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Another Rinko-chan recommendation is “Watashi no Ie no Doraemon no Shashin” (Photos of Doraemon in My Home), which charmingly depicts heart-warming everyday photos. Doraemon is the focus in these portraits which are comprised of memories of Kayo Ume’s family. Her grandpa is too cute!

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Mika Ninagawa’s display shows her and Doraemon on a date for a day. It features photos from 2017 as well as photos taken last year too, so it’s fun to compare.

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The museum shop sells lots of limited edition merchandise you can only buy for this exhibition. The backpack (¥13,000 tax excl.) features a collage of scenes from the original Doraemon manga. The shop is filled with magnificent items that can be used not just as fan merchandise but as fashion accessories too.

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There’s even a merch line-up by artists who are participating in the exhibition! The stylish items pictured above are from Sebastian Masuda.

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The venue also has a cafe called “THE SUN” which is serving a collaborative Doraemon menu! After browsing the exhibition, you can complete your day of Doraemon by tasting an original line-up of foods available only here.

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Before we end today’s trip, here are some parting thoughts from Rinko-chan on her time at the exhibition.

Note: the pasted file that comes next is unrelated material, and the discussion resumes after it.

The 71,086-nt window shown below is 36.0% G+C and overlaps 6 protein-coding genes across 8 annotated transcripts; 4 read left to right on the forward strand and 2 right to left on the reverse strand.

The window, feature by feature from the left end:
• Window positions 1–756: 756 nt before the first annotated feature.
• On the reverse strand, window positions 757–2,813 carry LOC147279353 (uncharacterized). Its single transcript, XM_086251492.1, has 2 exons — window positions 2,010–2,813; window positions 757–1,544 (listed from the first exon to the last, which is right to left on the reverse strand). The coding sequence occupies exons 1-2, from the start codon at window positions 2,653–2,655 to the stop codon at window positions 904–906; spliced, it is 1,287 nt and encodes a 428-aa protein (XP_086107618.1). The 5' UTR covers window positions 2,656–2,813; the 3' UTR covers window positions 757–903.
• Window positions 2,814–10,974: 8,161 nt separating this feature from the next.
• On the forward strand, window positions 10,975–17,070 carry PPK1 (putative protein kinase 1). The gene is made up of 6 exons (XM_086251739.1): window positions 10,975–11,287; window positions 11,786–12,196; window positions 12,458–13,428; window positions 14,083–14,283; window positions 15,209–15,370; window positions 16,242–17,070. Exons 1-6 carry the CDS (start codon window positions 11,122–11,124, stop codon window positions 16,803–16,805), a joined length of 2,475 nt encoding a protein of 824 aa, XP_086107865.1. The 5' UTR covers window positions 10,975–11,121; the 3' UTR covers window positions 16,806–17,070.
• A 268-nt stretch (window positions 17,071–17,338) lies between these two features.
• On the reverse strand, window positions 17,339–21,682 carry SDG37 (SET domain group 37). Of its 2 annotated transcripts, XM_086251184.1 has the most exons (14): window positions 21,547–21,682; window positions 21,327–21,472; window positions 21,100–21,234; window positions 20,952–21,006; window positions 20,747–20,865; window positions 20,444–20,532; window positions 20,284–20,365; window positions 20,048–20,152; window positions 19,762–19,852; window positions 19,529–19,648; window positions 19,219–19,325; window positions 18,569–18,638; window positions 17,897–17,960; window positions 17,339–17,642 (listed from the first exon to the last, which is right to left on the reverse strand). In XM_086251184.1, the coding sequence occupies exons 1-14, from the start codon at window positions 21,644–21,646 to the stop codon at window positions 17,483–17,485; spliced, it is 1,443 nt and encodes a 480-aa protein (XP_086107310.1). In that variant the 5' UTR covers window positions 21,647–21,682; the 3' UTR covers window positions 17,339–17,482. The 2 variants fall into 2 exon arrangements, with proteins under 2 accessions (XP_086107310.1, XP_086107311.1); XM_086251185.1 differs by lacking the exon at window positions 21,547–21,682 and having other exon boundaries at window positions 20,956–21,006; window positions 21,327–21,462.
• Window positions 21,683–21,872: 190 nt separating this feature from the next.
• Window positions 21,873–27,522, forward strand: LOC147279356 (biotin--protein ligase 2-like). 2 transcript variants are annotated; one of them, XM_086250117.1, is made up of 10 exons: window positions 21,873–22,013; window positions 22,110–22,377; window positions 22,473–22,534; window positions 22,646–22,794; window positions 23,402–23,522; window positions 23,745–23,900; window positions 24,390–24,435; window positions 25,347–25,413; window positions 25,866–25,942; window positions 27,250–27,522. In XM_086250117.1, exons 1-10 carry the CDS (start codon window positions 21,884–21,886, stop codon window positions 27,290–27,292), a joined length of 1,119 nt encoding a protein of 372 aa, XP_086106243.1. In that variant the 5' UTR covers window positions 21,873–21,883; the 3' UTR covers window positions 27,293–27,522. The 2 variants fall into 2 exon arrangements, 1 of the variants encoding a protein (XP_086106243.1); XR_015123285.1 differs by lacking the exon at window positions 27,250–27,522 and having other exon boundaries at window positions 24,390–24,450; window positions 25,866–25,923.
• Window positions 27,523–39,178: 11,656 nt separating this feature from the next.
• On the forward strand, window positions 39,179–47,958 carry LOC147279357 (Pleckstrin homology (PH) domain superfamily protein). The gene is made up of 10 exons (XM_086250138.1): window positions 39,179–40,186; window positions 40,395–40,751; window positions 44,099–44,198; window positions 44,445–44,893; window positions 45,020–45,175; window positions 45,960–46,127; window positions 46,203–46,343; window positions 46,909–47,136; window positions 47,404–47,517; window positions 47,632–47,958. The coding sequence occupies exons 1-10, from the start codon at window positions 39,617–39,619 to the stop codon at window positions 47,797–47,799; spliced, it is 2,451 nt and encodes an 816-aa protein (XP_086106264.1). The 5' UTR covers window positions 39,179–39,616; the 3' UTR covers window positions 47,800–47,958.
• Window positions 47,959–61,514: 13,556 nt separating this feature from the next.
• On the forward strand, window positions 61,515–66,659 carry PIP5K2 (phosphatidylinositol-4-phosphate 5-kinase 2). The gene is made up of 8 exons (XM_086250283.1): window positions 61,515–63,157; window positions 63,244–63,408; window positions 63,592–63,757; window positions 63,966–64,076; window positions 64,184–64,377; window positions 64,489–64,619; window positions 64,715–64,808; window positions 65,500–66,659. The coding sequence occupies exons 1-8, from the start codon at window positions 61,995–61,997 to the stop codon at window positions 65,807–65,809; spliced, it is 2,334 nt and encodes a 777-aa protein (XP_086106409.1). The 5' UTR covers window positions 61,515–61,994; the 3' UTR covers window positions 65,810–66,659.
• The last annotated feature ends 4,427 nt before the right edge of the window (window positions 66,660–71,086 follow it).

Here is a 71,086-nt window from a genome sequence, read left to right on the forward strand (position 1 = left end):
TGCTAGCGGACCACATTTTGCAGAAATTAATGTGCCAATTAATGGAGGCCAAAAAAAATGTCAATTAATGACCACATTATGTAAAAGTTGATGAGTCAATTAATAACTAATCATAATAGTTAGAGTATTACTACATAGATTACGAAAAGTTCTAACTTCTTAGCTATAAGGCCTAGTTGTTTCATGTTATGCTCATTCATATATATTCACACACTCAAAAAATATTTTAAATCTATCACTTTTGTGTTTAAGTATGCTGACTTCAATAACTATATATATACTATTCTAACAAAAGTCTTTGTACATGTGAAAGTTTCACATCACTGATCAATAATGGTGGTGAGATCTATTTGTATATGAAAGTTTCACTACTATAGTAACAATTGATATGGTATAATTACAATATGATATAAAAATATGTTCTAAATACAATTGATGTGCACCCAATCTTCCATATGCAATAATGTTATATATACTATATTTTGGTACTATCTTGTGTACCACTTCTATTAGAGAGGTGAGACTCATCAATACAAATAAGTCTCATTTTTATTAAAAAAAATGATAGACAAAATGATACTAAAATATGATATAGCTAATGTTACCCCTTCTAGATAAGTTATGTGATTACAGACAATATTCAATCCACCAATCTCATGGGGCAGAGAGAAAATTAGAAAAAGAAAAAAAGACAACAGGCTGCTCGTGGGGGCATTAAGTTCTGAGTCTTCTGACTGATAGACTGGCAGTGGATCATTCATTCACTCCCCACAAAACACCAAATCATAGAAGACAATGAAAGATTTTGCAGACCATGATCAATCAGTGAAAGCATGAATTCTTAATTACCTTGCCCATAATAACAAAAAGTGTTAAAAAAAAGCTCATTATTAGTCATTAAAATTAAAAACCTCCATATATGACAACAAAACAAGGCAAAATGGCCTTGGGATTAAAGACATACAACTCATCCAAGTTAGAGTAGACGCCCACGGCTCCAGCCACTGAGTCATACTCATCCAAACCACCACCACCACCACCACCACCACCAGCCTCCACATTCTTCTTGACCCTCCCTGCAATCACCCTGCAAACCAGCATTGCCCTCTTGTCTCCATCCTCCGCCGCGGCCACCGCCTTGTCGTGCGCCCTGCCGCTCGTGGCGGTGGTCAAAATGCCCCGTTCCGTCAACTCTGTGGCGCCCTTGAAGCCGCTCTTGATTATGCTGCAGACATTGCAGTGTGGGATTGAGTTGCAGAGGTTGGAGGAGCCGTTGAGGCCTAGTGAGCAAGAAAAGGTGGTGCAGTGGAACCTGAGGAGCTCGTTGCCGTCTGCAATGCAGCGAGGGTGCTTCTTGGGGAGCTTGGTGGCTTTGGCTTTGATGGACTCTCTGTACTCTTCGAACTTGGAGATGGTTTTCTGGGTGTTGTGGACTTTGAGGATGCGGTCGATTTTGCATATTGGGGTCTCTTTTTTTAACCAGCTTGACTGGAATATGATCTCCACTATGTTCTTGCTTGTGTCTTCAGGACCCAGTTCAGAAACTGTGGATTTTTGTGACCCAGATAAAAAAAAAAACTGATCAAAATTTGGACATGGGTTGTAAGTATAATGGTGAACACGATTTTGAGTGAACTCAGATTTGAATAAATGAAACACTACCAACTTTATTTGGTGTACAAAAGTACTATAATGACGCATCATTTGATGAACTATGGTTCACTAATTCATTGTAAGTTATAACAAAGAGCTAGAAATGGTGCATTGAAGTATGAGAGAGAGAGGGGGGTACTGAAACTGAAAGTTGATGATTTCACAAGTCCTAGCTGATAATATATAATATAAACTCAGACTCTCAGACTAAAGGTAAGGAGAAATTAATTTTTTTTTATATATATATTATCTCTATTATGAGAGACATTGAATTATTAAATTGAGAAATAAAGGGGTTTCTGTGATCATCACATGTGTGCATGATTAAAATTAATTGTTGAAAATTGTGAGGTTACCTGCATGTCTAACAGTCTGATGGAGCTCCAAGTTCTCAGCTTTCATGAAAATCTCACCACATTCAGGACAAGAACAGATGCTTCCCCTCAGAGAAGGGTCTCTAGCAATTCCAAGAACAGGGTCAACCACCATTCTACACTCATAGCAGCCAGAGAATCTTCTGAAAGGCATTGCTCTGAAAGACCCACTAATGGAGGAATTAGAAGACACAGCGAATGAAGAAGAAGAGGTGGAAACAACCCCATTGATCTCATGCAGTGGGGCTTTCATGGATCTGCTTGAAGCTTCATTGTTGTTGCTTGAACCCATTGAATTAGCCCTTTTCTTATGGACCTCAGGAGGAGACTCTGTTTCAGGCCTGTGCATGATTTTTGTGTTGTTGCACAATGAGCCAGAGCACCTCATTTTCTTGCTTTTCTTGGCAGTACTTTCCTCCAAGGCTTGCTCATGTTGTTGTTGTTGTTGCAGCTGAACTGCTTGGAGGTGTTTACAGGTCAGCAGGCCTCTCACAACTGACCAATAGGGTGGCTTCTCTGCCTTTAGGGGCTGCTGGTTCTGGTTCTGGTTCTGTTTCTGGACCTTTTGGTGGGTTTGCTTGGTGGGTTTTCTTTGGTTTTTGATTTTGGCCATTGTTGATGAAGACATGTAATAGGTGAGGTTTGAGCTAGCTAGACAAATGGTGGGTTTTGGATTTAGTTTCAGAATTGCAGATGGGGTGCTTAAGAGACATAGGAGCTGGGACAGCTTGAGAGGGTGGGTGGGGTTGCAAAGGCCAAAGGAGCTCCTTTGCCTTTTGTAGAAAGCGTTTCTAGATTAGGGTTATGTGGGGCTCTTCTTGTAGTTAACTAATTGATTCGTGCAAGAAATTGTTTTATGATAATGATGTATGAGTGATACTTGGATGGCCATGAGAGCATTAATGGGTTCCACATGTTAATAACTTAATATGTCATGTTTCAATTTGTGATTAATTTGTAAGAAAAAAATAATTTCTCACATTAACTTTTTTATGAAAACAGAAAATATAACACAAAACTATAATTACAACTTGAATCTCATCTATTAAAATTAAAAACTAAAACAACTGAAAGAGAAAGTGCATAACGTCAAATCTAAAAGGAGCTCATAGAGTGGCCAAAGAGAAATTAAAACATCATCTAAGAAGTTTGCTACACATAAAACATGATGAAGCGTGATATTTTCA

“All of the art pieces on show pave the way for originality. I was able to get a glimpse into a new kind of Doraemon world I have never seen before. Although they all maintain their own individuality, the line between the original manga and exhibition pieces were not blurred so I was able to get an even deeper feel into the original work. I came to realise what an amazing manga it really is! Doraemon has been reborn and changed by lots of artists leaving lots of new discoveries to be found, so I hope everyone will visit!”

 

“The Doraemon Exhibition Tokyo 2017” is running until January 8, 2018, so why not start making your New Year’s plans now?

 

■Information

The Doraemon Exhibition Tokyo 2017

Running: November 1, 2017 to January 8, 2018 *no closures for the duration of the event

Location: Mori Arts Center Gallery (Roppongi Hills Mori Tower 52F)

Address: 6-10-1 Roppongi, Minato, Tokyo

Open: 10:00-20:00 (until 17:00 on Tuesdays) *last entries are 30 minutes before the closing time

Price: Same-Day – General – ¥1,800 / Middle & High School Students – ¥1,400 / 4-Years Old to Elementary School Students – ¥800

Advance – General – ¥1,600 / Middle & High School Students – ¥1,200 / 4-Years Old to Elementary School Students – ¥600

*All prices include tax.

 

“THE SUN” Cafe

Location: Roppongi Hills Mori Tower 52F

Collaboration: November 1, 2017 to January 8, 2018

Open: 11:00-22:00 (food last orders 21:00 / drinks last orders 21:30)

*An ticket is required for entry to the cafe. A ticket for either the “The Doraemon Exhibition Tokyo 2017,” viewing platform or Mori Museum is accepted.

*A limited edition collaborative menu will be available for the duration of the Doraemon exhibition.

 

Model:Rinko Murata @rinco1023

Writer:Ryoichi Komaba

Photographer:Haruka Yamamoto

Translator:Joshua Kitosi-Isanga